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Susan E. Groff is a Principal in the Los Angeles, California, office of Jackson Lewis P.C. She advises and counsels management on various employment related issues and is Co-Leader of the California Advice and Counsel Resource Group.

Ms. Groff advises employers on complying with federal and California requirements for disability accommodation and protected leaves of absence.

She also counsels employers on a host of other employment issues, including wage and hour laws, harassment and discrimination complaints, workplace investigations, reductions in force, and discipline and termination questions. Ms. Groff further conducts training and seminars on employment related issues, including sexual harassment prevention training.

Furthermore, Ms. Groff has extensive experience exclusively representing employers in labor and employment disputes. She has defended employers in employment litigation, including actions involving sexual harassment, discrimination on the basis of sex, age, race, religion, and disability, wrongful termination, and wage and hour matters, including class actions. Ms. Groff has litigated matters from inception through the appellate stage before California state and federal courts and represents employers in proceedings before state and federal administrative agencies and tribunals.

California’s pro-employee employment regulations are often compared to those of the European Union. Recently, the California legislature borrowed another European idea for a proposed bill, “the right to disconnect from work.”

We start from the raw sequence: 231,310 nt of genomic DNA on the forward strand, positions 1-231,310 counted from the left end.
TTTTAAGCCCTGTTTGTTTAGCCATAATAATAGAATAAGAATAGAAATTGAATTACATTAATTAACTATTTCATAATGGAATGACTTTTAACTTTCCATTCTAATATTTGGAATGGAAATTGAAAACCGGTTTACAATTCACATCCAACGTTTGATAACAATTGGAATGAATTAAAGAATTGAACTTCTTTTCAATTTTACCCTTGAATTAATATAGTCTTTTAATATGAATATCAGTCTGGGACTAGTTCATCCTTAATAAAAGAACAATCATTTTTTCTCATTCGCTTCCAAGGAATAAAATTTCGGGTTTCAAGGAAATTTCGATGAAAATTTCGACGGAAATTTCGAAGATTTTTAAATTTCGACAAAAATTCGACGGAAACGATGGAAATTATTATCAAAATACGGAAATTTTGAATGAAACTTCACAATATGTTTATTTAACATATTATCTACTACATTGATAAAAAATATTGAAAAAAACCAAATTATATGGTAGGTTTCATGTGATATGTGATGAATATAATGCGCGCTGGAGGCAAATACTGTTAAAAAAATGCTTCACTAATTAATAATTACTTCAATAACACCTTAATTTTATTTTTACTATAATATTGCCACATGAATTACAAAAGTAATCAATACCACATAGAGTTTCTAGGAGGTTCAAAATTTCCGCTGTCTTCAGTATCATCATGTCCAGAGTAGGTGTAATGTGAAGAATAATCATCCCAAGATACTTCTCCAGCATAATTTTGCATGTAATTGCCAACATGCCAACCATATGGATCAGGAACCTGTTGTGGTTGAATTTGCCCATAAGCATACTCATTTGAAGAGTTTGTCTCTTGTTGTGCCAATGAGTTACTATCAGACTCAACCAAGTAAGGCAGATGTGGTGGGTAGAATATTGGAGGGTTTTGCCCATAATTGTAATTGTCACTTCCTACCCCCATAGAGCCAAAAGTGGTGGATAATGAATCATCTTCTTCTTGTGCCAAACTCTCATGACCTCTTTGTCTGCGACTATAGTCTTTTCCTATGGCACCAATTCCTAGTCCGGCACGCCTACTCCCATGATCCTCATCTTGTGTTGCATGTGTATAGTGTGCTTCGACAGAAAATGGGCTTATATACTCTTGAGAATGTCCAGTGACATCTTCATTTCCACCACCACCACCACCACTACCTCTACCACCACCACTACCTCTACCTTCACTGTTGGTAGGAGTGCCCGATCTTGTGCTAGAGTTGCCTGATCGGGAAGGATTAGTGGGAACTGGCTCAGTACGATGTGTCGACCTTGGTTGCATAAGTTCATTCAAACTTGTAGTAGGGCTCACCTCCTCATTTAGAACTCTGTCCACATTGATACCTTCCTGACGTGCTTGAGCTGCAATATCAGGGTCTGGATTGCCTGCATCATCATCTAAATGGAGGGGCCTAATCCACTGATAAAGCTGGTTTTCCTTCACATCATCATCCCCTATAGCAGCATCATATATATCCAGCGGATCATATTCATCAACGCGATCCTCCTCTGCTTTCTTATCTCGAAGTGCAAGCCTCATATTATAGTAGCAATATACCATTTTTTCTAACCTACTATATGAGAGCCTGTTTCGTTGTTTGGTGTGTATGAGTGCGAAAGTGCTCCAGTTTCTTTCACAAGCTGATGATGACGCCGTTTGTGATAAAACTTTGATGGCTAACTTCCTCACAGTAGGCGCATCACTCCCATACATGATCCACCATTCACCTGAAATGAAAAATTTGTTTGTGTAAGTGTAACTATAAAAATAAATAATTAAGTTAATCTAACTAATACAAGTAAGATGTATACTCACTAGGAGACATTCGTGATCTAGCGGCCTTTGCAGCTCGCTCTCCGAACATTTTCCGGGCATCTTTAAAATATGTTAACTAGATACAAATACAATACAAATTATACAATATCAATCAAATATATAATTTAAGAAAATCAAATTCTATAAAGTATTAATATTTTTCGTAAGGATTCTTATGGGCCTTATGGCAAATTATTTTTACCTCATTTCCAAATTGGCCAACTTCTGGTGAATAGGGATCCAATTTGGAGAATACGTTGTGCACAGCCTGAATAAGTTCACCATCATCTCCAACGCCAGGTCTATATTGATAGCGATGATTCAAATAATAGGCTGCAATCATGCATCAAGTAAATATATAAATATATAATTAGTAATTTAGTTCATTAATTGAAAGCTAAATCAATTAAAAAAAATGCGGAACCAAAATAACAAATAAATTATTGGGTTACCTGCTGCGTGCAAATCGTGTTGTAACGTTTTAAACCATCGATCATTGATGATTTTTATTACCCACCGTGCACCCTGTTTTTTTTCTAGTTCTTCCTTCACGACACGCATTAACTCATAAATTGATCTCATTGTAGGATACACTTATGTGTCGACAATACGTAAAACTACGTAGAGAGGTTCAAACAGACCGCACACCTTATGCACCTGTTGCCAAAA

Assembly Bill (AB) 2751 would mandate that employers establish policies that allow employees to disconnect from employment communications during non-working hours.

Under the proposed

Under the California Wage Theft Protection Act (Cal. Labor Code section 2810.5), all employers are required to provide each employee with a written notice containing specified information at the time of hire, including wage and paid sick leave information. The notice must be in the language the employer normally uses to communicate employment-related information to

California’s 2023 legislative session ended on October 14, 2023, with a slew of new bills affecting employers. Governor Gavin Newsom signed more than 30 employment-related bills.

Highlights of the new laws affecting employers in California are summarized below. Most of the laws take effect January 1, 2024, unless otherwise indicated.

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On October 4, 2023, California’s Governor signed Senate Bill (SB) 616, which increases the amount of paid sick leave employers are required to provide to California employees.

Beginning on January 1, 2024, employers must increase the amount of sick leave provided to California employees from three days/24 hours to five days/40 hours.

Accrual

Under

After vetoing a similar bill last year, on September 30, 2022, California Governor Newsom signed Senate Bill (SB) 951, which increases wage replacement rates for lower wage earners under the state Paid Family Leave program (PFL) and State Disability Insurance (SDI) programs.

Starting in 2025, workers who earn 70 percent or less than the

California has extended COVID-19 Supplemental Paid Sick Leave (SPSL) through December 31, 2022. On September 29, 2022, California’s Governor signed Assembly Bill (AB) 152 which amends the existing SPSL law and provides for state grants to certain employers.  

Changes to Supplemental Paid Sick Leave

The previous version of SPSL was passed in February 2022

In March 2022, the California Department of Public Health (CDPH) dropped universal indoor masking, though masking was still required in certain places. By April 2022, most counties had also ceased universal indoor masking requirements. However, recently, the Los Angeles County Department of Public Health (LACDPH) stated if the uptick in cases and hospitalizations continued, then